Teaching Civil Rights History in Mississippi

Emmett Till Murder Trial Historical Marker in Sumner, Mississippi

Signed into law in 2006, Mississippi Senate Bill 2718 mandates the teaching of civil and human rights history in all Mississippi K-12 classrooms.

The new curriculum, which is currently being developed by the Mississippi Department of Education and the Mississippi Civil Rights Education Commission, will incorporate a more accurate and inclusive history of the civil rights movement and its effect on the history of the state. It will emphasize the local, grassroots character of civil rights efforts in Mississippi, the role of women and children in activism, the institutional nature of racism, and the influence of that struggle on other movements for human rights.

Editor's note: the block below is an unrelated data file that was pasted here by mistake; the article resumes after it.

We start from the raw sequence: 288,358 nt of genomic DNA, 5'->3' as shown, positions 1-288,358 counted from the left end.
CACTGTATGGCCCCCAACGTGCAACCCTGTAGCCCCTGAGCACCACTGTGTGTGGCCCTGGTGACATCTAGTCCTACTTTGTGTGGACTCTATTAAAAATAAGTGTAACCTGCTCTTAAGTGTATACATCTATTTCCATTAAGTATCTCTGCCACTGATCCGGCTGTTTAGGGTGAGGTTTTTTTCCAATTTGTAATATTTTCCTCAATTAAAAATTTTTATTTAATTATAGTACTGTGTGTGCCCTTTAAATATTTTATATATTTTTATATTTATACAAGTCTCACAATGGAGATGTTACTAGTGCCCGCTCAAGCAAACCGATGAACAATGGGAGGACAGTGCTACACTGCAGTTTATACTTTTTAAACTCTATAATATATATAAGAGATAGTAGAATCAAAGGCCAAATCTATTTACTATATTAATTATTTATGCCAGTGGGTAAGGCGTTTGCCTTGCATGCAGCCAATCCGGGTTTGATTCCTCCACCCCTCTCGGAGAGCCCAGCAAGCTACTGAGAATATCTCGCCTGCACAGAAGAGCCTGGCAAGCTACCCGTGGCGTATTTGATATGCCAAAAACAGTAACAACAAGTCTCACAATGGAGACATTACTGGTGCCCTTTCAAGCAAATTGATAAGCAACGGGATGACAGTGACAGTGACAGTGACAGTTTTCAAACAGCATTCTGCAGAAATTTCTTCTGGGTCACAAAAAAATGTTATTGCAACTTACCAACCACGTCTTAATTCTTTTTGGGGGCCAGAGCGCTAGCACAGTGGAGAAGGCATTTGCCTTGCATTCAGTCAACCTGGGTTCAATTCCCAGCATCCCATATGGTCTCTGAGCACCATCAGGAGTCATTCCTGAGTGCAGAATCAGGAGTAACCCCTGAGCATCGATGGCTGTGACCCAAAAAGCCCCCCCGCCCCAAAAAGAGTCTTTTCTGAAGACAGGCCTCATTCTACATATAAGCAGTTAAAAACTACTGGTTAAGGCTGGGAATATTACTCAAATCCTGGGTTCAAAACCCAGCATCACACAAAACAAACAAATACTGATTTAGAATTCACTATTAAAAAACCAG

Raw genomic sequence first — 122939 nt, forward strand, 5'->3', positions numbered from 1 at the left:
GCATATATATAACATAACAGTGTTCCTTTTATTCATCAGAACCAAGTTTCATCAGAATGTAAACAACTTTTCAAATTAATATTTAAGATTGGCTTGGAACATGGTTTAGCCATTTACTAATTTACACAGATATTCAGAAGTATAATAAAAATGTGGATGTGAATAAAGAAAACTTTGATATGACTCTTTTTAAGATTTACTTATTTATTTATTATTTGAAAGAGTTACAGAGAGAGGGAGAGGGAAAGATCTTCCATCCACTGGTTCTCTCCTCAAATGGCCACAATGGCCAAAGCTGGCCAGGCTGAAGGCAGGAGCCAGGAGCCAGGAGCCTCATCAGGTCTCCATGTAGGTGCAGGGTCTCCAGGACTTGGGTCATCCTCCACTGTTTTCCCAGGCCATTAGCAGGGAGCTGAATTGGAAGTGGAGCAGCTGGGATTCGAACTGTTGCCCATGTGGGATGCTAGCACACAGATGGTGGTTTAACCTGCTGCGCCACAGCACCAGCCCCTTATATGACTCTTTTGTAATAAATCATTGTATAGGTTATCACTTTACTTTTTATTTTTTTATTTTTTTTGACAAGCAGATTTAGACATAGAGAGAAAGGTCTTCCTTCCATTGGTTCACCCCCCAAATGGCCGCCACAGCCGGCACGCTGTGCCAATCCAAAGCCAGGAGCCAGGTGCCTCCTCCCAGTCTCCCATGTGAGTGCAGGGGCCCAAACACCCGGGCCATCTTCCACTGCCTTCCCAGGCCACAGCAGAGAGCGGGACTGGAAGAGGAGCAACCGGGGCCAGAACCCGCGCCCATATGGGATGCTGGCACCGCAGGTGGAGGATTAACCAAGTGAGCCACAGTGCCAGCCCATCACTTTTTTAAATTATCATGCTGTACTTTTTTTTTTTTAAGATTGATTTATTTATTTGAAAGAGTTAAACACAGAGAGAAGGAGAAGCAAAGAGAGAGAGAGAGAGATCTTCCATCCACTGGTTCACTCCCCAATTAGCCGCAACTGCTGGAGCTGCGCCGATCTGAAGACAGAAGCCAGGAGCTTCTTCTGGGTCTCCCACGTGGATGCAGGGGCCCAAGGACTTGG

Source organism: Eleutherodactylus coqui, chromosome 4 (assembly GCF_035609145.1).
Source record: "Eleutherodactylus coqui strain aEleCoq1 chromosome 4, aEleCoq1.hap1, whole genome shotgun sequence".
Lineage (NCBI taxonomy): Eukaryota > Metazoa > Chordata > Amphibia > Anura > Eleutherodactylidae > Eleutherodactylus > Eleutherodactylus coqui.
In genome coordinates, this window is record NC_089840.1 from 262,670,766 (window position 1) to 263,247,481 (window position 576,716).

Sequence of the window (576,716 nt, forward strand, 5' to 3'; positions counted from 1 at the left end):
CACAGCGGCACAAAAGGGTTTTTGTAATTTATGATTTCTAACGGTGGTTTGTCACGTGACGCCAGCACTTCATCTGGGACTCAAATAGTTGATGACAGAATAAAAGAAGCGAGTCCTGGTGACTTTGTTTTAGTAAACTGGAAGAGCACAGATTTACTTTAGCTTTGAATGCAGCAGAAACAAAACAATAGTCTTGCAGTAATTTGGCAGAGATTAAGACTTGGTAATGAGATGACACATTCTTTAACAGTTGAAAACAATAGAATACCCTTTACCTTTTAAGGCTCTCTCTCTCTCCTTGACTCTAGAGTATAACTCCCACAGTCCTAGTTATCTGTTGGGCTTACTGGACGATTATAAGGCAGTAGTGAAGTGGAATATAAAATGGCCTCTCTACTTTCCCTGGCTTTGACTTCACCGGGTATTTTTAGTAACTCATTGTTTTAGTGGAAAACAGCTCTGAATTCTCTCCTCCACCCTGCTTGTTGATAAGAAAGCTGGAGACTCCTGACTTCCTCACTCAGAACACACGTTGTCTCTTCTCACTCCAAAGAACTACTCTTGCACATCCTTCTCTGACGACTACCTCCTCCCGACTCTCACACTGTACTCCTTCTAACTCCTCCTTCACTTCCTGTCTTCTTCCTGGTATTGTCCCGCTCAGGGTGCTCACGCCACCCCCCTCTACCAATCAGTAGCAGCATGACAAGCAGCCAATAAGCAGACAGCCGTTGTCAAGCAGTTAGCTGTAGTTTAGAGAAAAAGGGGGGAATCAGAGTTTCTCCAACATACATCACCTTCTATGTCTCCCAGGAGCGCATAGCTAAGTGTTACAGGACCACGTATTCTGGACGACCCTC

The new curriculum will also incorporate local stories within a larger civil rights framework, allowing geographically specific incidents to be incorporated into local school curricula. For example, in Tallahatchie County, a portion of the studies will focus on the murder of Emmett Till, which occurred there in 1955 and was a catalyst for the modern civil rights movement.